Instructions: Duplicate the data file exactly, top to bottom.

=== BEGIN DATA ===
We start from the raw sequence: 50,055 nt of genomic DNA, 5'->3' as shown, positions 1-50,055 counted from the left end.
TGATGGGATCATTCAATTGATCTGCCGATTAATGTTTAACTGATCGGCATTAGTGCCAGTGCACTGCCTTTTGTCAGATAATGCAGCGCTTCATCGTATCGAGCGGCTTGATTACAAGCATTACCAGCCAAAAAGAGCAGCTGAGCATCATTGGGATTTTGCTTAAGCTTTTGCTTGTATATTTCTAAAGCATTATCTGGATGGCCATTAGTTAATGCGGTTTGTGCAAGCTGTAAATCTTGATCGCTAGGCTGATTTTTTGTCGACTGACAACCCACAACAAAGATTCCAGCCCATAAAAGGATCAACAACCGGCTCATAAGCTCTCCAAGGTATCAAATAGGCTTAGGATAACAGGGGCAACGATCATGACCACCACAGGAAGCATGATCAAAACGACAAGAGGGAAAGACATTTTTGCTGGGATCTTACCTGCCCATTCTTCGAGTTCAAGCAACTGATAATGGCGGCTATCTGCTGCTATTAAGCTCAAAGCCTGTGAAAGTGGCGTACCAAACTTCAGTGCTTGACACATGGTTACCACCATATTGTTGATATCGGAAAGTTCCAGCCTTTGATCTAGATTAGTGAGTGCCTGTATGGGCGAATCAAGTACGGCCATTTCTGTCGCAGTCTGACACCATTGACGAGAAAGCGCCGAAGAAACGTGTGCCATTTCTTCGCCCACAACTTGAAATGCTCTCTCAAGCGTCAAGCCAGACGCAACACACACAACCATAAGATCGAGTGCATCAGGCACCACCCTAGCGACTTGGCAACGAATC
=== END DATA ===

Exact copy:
We start from the raw sequence: 50,055 nt of genomic DNA, 5'->3' as shown, positions 1-50,055 counted from the left end.
TGATGGGATCATTCAATTGATCTGCCGATTAATGTTTAACTGATCGGCATTAGTGCCAGTGCACTGCCTTTTGTCAGATAATGCAGCGCTTCATCGTATCGAGCGGCTTGATTACAAGCATTACCAGCCAAAAAGAGCAGCTGAGCATCATTGGGATTTTGCTTAAGCTTTTGCTTGTATATTTCTAAAGCATTATCTGGATGGCCATTAGTTAATGCGGTTTGTGCAAGCTGTAAATCTTGATCGCTAGGCTGATTTTTTGTCGACTGACAACCCACAACAAAGATTCCAGCCCATAAAAGGATCAACAACCGGCTCATAAGCTCTCCAAGGTATCAAATAGGCTTAGGATAACAGGGGCAACGATCATGACCACCACAGGAAGCATGATCAAAACGACAAGAGGGAAAGACATTTTTGCTGGGATCTTACCTGCCCATTCTTCGAGTTCAAGCAACTGATAATGGCGGCTATCTGCTGCTATTAAGCTCAAAGCCTGTGAAAGTGGCGTACCAAACTTCAGTGCTTGACACATGGTTACCACCATATTGTTGATATCGGAAAGTTCCAGCCTTTGATCTAGATTAGTGAGTGCCTGTATGGGCGAATCAAGTACGGCCATTTCTGTCGCAGTCTGACACCATTGACGAGAAAGCGCCGAAGAAACGTGTGCCATTTCTTCGCCCACAACTTGAAATGCTCTCTCAAGCGTCAAGCCAGACGCAACACACACAACCATAAGATCGAGTGCATCAGGCACCACCCTAGCGACTTGGCAACGAATC